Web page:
All of the world's major religions have substantial representation in Malaysia, the main adherents of each largely reflecting the multi-ethnic character of the population. The variety of religions found in Malaysia is a direct reflection of the diversity of races living there. Although Islam is the state religion of Malaysia, freedom of religion is guaranteed. The Malays are almost all Muslims. The Chinese embrace an eclectic brew of Taoism, Buddhism and ancestor worship, though some are Christians. Although Christianity has made no great inroads into Peninsular Malaysia it has had a much greater impact upon East Malaysia, where many indigenous people have converted to Christianity , although others still follow their animist traditions.

Islam came to Malaysia with the Indian traders from South India and was not of the more orthodox Islamic tradition of Arabia. Islam was adopted peacefully by the coastal trading ports people of Malaysia and Indonesia, absorbing rather than conquering existing beliefs. As in many Muslim countries, Islam in Malaysia has seen a significant revival over the past 10 years or so. It is wise for visitors to be appropriately discreet in dress and behaviour, particularly on the more strictly Muslim east coast of the peninsula. Malay ceremonies and beliefs still exhibit pre-Islamic traditions, but most Malays are ardent Muslims and to suggest otherwise to a Malay would cause great offence. With the rise of Islamic fundamentalism, the calls to introduce Islamic law and purify the practices of Islam have increased, but while the Government is keen to espouse Muslim ideals, it is wary of religious extremism. The Koran is the main source of religious law for Malays, and though few are proficient in Arabic, all Malay children are sent to learn to read the Koran. Malaysia has an annual Koran-reading competition, and passages of the Koran are read in Arabic at many Malay ceremonies.

The Chinese religion is a mix of Taoism, Confucianism and Buddhism. Taoism combines with old animistic harmony with the universe. Confucianism takes care of the political and moral aspects of life, while Buddhism takes care of the afterlife. But to say that the Chinese have three religions - Taoism, Confucianism and Buddhism - is too simple a view of their traditional religious life. At the first level, Chinese religion is animistic, with a belief in the innate vital energy in rocks, trees, rivers and springs. At the second level, people from the distant past, both real and mythological, are worshipped as gods. Overlaid on this are popular Taoist, Mahayana Buddhist and Confucian beliefs.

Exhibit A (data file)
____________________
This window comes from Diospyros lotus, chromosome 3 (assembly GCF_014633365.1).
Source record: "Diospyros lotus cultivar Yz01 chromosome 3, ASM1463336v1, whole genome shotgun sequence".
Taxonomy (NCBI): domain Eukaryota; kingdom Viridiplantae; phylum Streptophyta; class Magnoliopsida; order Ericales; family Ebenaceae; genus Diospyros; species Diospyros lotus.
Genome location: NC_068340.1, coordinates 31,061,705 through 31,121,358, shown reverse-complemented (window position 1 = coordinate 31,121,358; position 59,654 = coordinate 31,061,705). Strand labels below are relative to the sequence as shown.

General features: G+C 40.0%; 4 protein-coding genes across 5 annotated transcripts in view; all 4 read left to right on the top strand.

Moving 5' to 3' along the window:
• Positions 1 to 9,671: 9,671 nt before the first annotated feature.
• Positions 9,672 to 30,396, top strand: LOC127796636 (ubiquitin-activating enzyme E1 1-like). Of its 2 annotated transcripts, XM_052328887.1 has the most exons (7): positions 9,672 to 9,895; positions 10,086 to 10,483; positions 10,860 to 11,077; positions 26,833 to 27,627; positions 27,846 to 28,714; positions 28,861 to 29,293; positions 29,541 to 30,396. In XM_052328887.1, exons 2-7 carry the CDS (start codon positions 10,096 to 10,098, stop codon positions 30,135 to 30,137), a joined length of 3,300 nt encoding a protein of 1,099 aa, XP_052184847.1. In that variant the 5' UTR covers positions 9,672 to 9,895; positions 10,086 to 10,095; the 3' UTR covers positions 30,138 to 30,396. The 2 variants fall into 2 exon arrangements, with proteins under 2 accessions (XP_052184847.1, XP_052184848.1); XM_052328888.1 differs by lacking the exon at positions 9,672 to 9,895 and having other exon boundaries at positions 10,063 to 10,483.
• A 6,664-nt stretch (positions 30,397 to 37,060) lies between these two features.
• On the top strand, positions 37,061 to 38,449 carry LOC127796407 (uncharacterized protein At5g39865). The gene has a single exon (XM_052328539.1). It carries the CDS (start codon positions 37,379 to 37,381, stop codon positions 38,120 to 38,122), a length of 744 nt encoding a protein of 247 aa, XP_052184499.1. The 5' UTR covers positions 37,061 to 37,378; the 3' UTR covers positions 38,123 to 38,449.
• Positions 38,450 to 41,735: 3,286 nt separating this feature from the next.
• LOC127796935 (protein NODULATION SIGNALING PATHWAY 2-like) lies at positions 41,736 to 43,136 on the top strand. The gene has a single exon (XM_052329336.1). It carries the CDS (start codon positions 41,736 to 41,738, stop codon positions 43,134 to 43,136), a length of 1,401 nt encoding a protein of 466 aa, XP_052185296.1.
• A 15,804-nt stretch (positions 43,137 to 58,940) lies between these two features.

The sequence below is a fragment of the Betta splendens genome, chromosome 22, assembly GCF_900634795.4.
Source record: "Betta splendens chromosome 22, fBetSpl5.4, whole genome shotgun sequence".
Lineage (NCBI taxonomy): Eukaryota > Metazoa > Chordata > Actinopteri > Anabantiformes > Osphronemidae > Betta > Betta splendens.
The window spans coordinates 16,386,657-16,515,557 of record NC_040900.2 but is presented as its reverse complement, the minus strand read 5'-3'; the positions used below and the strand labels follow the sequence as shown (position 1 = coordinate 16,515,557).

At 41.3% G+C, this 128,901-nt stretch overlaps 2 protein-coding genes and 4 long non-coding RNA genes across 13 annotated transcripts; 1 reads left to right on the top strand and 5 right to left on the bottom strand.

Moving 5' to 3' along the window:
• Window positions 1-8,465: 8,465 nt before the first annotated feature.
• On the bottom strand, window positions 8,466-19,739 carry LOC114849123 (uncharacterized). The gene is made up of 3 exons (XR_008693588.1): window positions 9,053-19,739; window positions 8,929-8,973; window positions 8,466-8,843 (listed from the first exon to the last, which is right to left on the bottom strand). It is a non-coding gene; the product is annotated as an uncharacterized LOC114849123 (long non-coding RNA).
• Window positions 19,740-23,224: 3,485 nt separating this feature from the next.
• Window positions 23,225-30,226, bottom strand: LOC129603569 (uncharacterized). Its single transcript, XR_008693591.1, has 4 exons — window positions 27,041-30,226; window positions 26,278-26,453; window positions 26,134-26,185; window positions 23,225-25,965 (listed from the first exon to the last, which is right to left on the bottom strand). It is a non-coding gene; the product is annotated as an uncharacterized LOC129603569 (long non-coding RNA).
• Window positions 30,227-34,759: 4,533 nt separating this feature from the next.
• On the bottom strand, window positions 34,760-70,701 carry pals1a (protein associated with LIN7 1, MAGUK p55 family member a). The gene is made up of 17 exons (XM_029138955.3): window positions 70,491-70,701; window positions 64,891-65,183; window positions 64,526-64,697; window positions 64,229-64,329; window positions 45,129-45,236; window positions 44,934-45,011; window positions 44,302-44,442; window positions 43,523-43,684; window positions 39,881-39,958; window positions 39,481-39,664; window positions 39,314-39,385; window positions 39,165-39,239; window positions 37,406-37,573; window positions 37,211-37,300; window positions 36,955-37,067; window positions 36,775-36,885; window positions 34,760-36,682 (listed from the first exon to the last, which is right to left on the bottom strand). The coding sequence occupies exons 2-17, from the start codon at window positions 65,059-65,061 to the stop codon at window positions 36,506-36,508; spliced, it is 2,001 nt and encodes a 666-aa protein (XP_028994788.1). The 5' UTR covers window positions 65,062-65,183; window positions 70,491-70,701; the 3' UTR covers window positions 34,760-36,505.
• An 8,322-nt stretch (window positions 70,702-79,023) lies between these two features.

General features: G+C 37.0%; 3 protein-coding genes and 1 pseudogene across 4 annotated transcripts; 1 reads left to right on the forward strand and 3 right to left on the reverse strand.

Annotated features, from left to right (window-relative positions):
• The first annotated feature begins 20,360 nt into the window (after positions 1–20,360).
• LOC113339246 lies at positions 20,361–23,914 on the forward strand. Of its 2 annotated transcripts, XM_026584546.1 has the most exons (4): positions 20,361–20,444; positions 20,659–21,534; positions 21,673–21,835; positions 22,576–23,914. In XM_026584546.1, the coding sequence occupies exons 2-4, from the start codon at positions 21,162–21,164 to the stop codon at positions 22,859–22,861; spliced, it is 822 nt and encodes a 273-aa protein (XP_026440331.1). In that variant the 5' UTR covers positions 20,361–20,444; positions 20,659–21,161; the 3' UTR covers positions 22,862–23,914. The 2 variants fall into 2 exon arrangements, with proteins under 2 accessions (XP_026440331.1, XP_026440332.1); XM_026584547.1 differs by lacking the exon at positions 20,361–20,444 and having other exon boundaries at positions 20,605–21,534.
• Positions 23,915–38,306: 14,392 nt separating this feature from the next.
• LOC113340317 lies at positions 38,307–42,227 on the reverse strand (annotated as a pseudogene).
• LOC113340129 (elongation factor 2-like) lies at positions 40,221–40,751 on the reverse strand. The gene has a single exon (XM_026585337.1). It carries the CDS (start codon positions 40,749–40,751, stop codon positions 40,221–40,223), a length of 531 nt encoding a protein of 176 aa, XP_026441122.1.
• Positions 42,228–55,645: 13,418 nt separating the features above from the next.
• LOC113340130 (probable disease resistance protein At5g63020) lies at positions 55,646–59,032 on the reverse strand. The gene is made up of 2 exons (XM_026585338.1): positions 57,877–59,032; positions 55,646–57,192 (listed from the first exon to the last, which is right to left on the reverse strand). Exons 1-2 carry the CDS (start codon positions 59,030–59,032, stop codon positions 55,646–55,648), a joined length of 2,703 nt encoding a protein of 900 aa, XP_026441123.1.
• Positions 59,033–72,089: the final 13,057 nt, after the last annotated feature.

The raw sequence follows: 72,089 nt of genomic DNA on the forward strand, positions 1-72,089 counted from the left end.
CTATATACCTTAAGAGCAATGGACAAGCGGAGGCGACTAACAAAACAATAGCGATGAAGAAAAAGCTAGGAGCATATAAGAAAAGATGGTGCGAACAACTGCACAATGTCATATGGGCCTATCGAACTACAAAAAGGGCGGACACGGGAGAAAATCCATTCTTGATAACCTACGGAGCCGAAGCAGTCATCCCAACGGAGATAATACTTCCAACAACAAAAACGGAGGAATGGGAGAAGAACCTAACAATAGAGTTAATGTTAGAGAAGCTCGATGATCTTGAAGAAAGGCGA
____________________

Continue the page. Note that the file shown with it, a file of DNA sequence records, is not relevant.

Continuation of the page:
There have been Hindu influences in Malaysia since the dawn of history, but the Hinduism of the Hindu period in Malaysian history has title connection with the Hinduism practiced in the country today. Brahmanical Hinduism which flourished at the courts of petty Malaysian states before the coming of Islam in the 15th century was an aristocratic used to bolster the authority of the ruling class, which was carried across the Indian Ocean by early Hindu traders. Relics and remains from this period have also been found, principally in Kedah.

While The Sikh community in Malaysia owes its beginnings in the country to the British connection and in particular with the recruitment of Sikhs for the paramilitary and police units which formed the nucleus from which the modern police and military forces of the nation derived. The first of these units was the Perak Sikhs. The Sikhs believe and worship the one and only God who is formless. Hence, idol worship is denounced by the Sikh scriptures. The Sikhs' place of worship is known as a 'Gurdwara' which is open to all irrespective of race, religion, colour or sex. The Sikhs celebrate the principal festival which is also the Sikh New Year that is called Vasakhi , each April and the birthdays and martyrdom of Sikh Gurus and the installation of the Holy Guru Granth Sahib as the 'living Guru of the Sikhs for all times', amongst others.

International trade in early times played a key role in bringing Christianity to this part of the world. Some Persian traders were Nestorian Christians. Later, in the middle ages, Catholic diplomats, travellers and priests travelled through the Straits enroute to China. Among the traders residing in Melaka during the Melaka Sultanate in the 15th century were Nestorians and also Armenian Christians from what is today Eastern Turkey. Churches were established in the area with the coming of the Portuguese in 1511, the Dutch in 1641 and the British in 1786. However, in this early period, the Christian community was still largely an expatriate community. Chinese Christians sometimes migrated as communities as in the case of Basel Mission Hakkas to Sabah and Methodist Foochows to Sibu, Sarawak and Sitiawan, Perak. Christian missionaries played a key role in the field of education and medical services by establishing schools and hospitals in various parts of the country.

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  Information provided by Malaysia Tourism Promotion Board.


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